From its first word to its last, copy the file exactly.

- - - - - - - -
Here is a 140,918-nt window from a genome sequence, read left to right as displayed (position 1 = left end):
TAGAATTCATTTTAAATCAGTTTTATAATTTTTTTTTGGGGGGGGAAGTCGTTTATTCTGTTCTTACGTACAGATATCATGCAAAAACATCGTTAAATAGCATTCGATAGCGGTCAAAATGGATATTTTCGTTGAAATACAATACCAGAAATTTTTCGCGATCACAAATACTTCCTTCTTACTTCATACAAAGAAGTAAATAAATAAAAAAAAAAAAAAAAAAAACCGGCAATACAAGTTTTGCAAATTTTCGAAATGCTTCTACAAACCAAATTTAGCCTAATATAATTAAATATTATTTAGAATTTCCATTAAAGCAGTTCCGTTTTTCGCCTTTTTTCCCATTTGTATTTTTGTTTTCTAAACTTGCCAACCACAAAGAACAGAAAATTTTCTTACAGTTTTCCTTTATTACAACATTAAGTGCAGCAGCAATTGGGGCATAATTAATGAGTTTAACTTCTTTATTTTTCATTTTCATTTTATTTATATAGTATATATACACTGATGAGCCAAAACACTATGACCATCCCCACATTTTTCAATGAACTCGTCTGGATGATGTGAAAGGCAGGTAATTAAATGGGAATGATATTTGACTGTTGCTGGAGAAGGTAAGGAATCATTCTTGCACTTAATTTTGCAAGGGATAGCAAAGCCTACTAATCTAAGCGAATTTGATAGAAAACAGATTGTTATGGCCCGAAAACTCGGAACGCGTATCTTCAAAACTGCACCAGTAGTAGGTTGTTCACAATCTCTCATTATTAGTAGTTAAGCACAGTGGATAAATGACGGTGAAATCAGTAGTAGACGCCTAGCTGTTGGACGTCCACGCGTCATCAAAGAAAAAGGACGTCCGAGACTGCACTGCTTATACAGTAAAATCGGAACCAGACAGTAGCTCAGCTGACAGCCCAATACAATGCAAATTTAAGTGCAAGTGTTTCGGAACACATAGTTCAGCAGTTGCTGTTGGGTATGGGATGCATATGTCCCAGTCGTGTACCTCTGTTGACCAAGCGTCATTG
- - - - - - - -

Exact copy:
Here is a 140,918-nt window from a genome sequence, read left to right as displayed (position 1 = left end):
TAGAATTCATTTTAAATCAGTTTTATAATTTTTTTTTGGGGGGGGAAGTCGTTTATTCTGTTCTTACGTACAGATATCATGCAAAAACATCGTTAAATAGCATTCGATAGCGGTCAAAATGGATATTTTCGTTGAAATACAATACCAGAAATTTTTCGCGATCACAAATACTTCCTTCTTACTTCATACAAAGAAGTAAATAAATAAAAAAAAAAAAAAAAAAAACCGGCAATACAAGTTTTGCAAATTTTCGAAATGCTTCTACAAACCAAATTTAGCCTAATATAATTAAATATTATTTAGAATTTCCATTAAAGCAGTTCCGTTTTTCGCCTTTTTTCCCATTTGTATTTTTGTTTTCTAAACTTGCCAACCACAAAGAACAGAAAATTTTCTTACAGTTTTCCTTTATTACAACATTAAGTGCAGCAGCAATTGGGGCATAATTAATGAGTTTAACTTCTTTATTTTTCATTTTCATTTTATTTATATAGTATATATACACTGATGAGCCAAAACACTATGACCATCCCCACATTTTTCAATGAACTCGTCTGGATGATGTGAAAGGCAGGTAATTAAATGGGAATGATATTTGACTGTTGCTGGAGAAGGTAAGGAATCATTCTTGCACTTAATTTTGCAAGGGATAGCAAAGCCTACTAATCTAAGCGAATTTGATAGAAAACAGATTGTTATGGCCCGAAAACTCGGAACGCGTATCTTCAAAACTGCACCAGTAGTAGGTTGTTCACAATCTCTCATTATTAGTAGTTAAGCACAGTGGATAAATGACGGTGAAATCAGTAGTAGACGCCTAGCTGTTGGACGTCCACGCGTCATCAAAGAAAAAGGACGTCCGAGACTGCACTGCTTATACAGTAAAATCGGAACCAGACAGTAGCTCAGCTGACAGCCCAATACAATGCAAATTTAAGTGCAAGTGTTTCGGAACACATAGTTCAGCAGTTGCTGTTGGGTATGGGATGCATATGTCCCAGTCGTGTACCTCTGTTGACCAAGCGTCATTG